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In the first quarter of 2012, turnover in the Polish staffing industry reached a record level and was up +7% to €118 million from €113 million a year ago, reports the Polish association of temporary employment agencies, Polish HR Forum.
The third and fourth quarter in 2011 saw the strongest growth in the staffing sector, both generating sales of €128 million.
Turnover for temporary staffing in the first quarter of 2012 amounted to €106.5 million and, when compared to the same quarter last year, this was up by +5%. But quarter-on-quarter, temporary staffing revenue declined by -8%.
Polish HR Forum said that the market for temporary staffing in Poland is now starting to stabilise again after it experienced a slowdown in 2009 and 2010 due to the global economic crisis.
Staffing firms that are members of the association generate around 90% of revenue from temporary staffing alone as temporary labour forms a significant part of the Polish job market.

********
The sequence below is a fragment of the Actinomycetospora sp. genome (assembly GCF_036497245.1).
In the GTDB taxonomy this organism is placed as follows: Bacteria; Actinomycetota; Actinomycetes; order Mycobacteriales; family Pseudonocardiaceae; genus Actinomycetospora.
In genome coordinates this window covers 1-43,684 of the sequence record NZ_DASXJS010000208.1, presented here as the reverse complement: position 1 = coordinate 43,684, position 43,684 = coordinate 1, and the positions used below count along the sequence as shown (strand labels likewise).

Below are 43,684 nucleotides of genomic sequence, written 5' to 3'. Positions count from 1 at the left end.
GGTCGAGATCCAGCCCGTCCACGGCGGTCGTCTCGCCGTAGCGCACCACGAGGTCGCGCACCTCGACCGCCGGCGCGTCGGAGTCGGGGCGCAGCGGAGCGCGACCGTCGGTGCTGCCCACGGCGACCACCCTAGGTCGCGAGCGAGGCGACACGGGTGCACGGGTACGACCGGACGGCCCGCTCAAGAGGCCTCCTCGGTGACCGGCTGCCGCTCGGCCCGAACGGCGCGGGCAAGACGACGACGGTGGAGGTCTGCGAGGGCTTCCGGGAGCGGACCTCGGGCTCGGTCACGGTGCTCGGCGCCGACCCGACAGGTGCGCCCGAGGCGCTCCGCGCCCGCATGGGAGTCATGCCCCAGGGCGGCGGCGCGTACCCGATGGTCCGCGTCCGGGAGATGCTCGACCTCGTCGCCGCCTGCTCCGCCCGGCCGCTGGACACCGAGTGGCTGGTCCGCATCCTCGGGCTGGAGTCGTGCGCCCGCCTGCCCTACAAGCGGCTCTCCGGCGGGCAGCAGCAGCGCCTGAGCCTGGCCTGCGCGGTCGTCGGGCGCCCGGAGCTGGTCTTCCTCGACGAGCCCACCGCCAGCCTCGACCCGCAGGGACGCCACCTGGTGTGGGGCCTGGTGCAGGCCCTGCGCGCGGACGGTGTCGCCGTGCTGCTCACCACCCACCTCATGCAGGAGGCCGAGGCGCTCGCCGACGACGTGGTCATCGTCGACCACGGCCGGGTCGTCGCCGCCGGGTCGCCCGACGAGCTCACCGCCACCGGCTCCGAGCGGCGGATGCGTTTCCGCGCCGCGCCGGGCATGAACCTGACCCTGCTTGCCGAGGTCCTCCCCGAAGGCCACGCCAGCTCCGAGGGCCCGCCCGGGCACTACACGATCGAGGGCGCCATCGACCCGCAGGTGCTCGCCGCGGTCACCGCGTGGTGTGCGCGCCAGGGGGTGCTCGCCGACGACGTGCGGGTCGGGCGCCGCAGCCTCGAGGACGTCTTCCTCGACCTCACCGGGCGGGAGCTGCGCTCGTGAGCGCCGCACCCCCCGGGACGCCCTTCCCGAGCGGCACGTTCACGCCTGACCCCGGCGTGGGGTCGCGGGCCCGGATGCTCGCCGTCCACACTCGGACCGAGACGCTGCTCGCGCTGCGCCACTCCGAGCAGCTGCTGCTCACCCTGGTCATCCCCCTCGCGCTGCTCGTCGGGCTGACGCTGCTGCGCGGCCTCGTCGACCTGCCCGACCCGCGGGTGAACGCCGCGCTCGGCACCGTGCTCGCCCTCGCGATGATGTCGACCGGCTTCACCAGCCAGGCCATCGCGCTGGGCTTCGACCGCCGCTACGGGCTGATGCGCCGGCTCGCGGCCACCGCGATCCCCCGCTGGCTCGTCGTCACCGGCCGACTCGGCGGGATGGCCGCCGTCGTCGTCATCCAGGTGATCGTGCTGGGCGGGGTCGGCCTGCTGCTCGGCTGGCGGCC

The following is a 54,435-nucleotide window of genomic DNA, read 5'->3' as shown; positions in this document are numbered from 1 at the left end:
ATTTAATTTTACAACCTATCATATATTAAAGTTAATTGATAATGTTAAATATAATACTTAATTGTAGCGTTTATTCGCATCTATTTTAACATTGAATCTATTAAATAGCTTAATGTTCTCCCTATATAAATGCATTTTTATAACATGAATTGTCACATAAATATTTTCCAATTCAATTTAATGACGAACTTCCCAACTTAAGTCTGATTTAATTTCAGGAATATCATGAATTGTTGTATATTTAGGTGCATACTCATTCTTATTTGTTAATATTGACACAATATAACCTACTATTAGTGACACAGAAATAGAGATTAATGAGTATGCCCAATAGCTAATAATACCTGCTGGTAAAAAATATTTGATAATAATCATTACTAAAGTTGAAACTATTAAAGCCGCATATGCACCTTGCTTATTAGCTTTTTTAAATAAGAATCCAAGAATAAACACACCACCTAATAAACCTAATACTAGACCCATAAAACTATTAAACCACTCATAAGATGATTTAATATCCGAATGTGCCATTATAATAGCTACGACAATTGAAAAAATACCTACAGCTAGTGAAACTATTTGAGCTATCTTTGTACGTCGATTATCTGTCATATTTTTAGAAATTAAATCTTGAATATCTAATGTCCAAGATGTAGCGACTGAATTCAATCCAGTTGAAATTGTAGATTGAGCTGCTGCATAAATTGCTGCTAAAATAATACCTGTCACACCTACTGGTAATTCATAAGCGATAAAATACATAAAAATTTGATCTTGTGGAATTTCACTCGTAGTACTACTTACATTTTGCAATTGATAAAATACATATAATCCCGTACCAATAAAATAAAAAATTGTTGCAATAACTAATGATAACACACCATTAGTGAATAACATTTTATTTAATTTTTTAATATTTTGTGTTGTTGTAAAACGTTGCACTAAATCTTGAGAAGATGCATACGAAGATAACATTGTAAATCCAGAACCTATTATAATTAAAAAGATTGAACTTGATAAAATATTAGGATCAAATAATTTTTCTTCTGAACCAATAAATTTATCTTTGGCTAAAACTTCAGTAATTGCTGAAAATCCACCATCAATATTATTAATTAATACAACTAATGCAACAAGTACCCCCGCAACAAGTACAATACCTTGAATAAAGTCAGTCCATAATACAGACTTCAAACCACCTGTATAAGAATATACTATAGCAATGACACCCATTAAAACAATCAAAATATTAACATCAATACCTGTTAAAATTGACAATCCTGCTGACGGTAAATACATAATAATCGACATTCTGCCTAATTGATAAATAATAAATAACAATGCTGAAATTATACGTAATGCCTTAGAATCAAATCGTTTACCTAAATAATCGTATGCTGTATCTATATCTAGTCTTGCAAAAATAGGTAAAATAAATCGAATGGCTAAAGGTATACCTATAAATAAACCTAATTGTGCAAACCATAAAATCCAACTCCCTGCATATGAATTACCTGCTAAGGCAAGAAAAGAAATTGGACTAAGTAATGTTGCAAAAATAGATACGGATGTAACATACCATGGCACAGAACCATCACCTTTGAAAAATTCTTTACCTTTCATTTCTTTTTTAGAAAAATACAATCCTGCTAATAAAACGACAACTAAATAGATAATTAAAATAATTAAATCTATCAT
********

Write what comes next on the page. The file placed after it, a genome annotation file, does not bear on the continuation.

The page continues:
In the first quarter, the sectors with the highest turnover in temporary staffing include the automotive sector (17%), followed by the machine industry (10%) and the food industry (7%).
It was also reported that the number of temporary employees in the first quarter of 2012 has increased by +2.58% year-on-year. “We can assume that temporary work is becoming an increasingly popular solution, and more and more companies in Poland decide to use it,” the association said.
Temporary hours worked in the first quarter came to 20.4 million and the association noted that wages for temporary employees in the country have also increased.
But looking ahead, President of the association, Anna Wicha, said that overall job prospects for the coming year are not as good as expected as employers are becoming more cautious about hiring and some key industries still see stagnation.
The report also identified that a majority of people taking up temporary work in Poland are under 26 years old and made up around 42% of the temporary labour workforce in the first quarter. But those aged between 26 and 50 are still the largest group of temporary workers (49%) while those over 50 only made up 9% of the temporary labour workforce.
In the first quarter of 2012, women represented 52% the temporary staffing market, an increase of +5% from a year ago. This is a good sign, the association said, as the number of inactive women in the Polish labour market is shrinking.
“It is not surprising that women are increasingly using this form of [temporary] employment, to combine family commitments with work responsibilities,” the association said. Last year men still made up 53% of the temporary labour force but the situation has been reversed in the first quarter this year.
To read the full report, in Polish, click here.